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On The Matterhorn
by [?]

Owing to my having read very little Alpine literature, I have seen but few attempts to analyse the mental experiences of the novice who, for the first time, ascends any of the higher peaks. And having read nothing upon the subject I was naturally curious, while I was at Zermatt this last summer, as to what these experiences were. I may own frankly that the desire to find out had a great deal to do with my trying mountaineering. A writer, and especially a writer of fiction, has, I think, one plain duty always before him. He ought to know, and cannot refuse to learn, even at the cost of toil and trouble, all the ways of the human mind. And experience at second-hand can never be relied on. The average man is afraid of saying he was afraid. And the average climber is one who has long passed the interesting stage when he first faced the unknown. I was obviously a novice, and a green one, when I tried the Matterhorn. That I was such a novice is the only thing which makes me think my experience at all interesting from the psychological point of view. And to my mind that point of view is also the literary one.

On looking back I certainly believe I was very much afraid of the mountains in general and of the Matterhorn in particular. It is difficult, however, to say where fear begins and mere natural nervousness leaves off. Fear, after all, is often the note of warning sounded by a man’s organism in the face of the unknown. It is hardly strange it should be felt upon the mountains. But if I was afraid of the mountains (and I thought that I was) I was certainly curious. During my first week at Zermatt I had done a good second-class peak, but had been told that the difference between the first and second class was prodigious. This naturally excited curiosity. And I began to feel that my curiosity could only be satisfied by climbing the Matterhorn. For one thing that mountain has a great name; for another it looks inaccessible. And it had only been done once that year. If I did it I should be the first Englishman on the summit for the season. And the guides were doubtful whether it would “go.”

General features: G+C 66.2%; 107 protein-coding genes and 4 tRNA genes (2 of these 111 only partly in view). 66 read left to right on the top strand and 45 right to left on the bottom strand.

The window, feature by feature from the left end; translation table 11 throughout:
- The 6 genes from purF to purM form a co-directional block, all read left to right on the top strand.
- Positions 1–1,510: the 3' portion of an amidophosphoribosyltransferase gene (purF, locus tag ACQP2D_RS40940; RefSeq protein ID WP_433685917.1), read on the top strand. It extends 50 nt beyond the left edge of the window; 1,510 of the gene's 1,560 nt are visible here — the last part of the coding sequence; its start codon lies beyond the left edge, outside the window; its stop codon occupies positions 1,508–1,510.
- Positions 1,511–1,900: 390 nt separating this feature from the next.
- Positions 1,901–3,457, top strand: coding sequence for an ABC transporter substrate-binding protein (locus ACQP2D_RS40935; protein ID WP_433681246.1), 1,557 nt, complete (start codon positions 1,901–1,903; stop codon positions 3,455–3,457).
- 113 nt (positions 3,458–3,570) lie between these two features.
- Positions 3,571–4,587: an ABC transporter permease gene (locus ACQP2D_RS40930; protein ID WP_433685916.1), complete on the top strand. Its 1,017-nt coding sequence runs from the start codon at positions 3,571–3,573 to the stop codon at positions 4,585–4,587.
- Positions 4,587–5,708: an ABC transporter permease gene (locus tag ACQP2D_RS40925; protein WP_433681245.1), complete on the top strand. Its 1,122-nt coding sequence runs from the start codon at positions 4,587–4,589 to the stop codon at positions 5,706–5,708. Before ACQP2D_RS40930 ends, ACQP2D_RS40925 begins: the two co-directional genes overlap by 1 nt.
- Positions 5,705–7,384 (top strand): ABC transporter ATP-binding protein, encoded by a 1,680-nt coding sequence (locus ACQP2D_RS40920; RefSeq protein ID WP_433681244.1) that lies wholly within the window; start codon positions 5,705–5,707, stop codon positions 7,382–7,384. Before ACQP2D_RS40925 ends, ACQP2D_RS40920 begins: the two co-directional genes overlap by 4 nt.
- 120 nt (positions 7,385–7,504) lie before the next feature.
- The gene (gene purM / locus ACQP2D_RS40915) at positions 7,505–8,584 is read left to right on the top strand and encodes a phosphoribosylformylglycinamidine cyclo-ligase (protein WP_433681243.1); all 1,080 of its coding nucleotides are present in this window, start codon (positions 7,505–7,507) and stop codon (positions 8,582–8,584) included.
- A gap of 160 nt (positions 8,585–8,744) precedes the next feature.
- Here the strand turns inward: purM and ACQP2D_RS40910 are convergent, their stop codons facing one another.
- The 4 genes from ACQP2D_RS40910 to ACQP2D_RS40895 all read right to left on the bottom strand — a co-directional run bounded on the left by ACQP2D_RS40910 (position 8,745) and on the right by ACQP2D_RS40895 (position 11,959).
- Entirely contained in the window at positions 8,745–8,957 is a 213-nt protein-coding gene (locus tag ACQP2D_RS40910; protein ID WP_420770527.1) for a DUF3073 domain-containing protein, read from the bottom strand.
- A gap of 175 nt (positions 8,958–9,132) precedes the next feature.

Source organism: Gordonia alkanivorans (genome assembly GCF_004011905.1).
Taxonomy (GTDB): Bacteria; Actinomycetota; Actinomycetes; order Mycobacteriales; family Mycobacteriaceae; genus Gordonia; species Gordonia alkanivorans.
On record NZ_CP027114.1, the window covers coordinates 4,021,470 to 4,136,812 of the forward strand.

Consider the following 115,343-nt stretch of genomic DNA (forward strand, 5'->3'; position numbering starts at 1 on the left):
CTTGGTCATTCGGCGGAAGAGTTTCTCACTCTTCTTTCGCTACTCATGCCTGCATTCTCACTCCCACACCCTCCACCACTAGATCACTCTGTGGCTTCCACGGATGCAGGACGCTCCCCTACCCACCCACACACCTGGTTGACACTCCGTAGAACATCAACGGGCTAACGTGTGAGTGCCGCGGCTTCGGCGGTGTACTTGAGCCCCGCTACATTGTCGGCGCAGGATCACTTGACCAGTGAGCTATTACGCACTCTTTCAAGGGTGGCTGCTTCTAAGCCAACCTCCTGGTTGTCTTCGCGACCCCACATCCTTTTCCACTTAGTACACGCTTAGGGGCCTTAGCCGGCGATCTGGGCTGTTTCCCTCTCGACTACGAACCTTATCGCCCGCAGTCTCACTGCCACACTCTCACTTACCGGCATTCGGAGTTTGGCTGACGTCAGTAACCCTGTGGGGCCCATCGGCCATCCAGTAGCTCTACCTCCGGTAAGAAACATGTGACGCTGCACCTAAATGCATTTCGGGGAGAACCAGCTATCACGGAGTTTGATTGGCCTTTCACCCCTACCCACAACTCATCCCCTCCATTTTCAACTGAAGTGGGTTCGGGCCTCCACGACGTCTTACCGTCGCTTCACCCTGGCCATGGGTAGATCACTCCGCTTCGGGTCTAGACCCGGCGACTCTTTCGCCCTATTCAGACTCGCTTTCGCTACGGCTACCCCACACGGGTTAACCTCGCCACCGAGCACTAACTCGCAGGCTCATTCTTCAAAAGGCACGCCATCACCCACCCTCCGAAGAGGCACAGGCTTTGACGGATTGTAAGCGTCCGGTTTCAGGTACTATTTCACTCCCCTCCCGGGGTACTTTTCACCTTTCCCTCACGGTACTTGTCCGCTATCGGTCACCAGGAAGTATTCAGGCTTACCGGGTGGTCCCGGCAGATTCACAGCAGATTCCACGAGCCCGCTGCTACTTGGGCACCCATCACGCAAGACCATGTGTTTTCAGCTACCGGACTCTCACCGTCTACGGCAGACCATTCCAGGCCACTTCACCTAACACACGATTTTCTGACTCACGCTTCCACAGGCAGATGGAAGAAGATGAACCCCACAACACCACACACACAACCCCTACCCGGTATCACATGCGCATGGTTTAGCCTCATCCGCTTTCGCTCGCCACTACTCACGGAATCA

But, after all, was it not said by folks who climbed to the Schwartzsee that the mountain was really easy? Were not the slabs above the Shoulder roped? Did not processions go up it in the middle of the season? And yet it was now only the first of July and there was a good deal of new snow on the mountain. And why were the guides just a little doubtful? Perhaps they were doubtful of me; and yet Joseph Pollinger had taken me up three smaller peaks. I decided that I had hired him to do the thinking. But I could not make him do it all.

The day I had spent upon the Wellenkuppe had been a time of imagination, and I had seen the beauty of things. But from the Matterhorn I can eliminate the element of beauty. I saw very little beauty in it or from it. I had other things to do than to think of the sublime. But I could think of the ridiculous, and at one o’clock in the morning, when we started from the hut with a lantern, I said the whole proceeding was folly. I was a fool to be there. And down below me, far below me, glimmered the crevassed slopes of the Furgg Glacier. I grew callous and absorbed, and I shrugged my shoulders as the dawn came up. I did not care to turn my eyes to look upon the red rose glory of the lighted Dom and Taschhorn. Let them glow!